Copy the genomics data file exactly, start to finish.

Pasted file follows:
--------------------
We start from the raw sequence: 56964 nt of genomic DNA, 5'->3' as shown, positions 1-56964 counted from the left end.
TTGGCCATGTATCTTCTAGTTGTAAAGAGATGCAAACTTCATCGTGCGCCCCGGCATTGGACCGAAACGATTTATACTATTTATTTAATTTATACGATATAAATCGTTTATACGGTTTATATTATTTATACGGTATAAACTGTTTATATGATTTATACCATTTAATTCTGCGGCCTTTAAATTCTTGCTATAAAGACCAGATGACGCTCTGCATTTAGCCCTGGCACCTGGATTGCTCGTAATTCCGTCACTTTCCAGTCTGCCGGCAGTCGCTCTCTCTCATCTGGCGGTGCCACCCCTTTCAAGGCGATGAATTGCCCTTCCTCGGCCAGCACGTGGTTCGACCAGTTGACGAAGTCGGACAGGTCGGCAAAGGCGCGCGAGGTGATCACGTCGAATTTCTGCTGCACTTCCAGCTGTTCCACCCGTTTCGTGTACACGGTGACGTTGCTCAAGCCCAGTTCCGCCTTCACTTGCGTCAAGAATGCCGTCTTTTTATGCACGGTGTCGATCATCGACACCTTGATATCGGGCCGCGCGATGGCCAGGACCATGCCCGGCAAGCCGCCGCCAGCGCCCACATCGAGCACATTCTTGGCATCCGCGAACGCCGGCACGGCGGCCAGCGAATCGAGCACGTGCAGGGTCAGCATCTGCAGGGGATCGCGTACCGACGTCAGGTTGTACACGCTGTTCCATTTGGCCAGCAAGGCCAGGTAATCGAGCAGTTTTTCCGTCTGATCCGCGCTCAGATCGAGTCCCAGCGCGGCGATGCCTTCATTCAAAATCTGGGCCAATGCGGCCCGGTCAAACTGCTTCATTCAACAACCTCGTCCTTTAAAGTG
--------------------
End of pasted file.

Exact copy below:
We start from the raw sequence: 56964 nt of genomic DNA, 5'->3' as shown, positions 1-56964 counted from the left end.
TTGGCCATGTATCTTCTAGTTGTAAAGAGATGCAAACTTCATCGTGCGCCCCGGCATTGGACCGAAACGATTTATACTATTTATTTAATTTATACGATATAAATCGTTTATACGGTTTATATTATTTATACGGTATAAACTGTTTATATGATTTATACCATTTAATTCTGCGGCCTTTAAATTCTTGCTATAAAGACCAGATGACGCTCTGCATTTAGCCCTGGCACCTGGATTGCTCGTAATTCCGTCACTTTCCAGTCTGCCGGCAGTCGCTCTCTCTCATCTGGCGGTGCCACCCCTTTCAAGGCGATGAATTGCCCTTCCTCGGCCAGCACGTGGTTCGACCAGTTGACGAAGTCGGACAGGTCGGCAAAGGCGCGCGAGGTGATCACGTCGAATTTCTGCTGCACTTCCAGCTGTTCCACCCGTTTCGTGTACACGGTGACGTTGCTCAAGCCCAGTTCCGCCTTCACTTGCGTCAAGAATGCCGTCTTTTTATGCACGGTGTCGATCATCGACACCTTGATATCGGGCCGCGCGATGGCCAGGACCATGCCCGGCAAGCCGCCGCCAGCGCCCACATCGAGCACATTCTTGGCATCCGCGAACGCCGGCACGGCGGCCAGCGAATCGAGCACGTGCAGGGTCAGCATCTGCAGGGGATCGCGTACCGACGTCAGGTTGTACACGCTGTTCCATTTGGCCAGCAAGGCCAGGTAATCGAGCAGTTTTTCCGTCTGATCCGCGCTCAGATCGAGTCCCAGCGCGGCGATGCCTTCATTCAAAATCTGGGCCAATGCGGCCCGGTCAAACTGCTTCATTCAACAACCTCGTCCTTTAAAGTG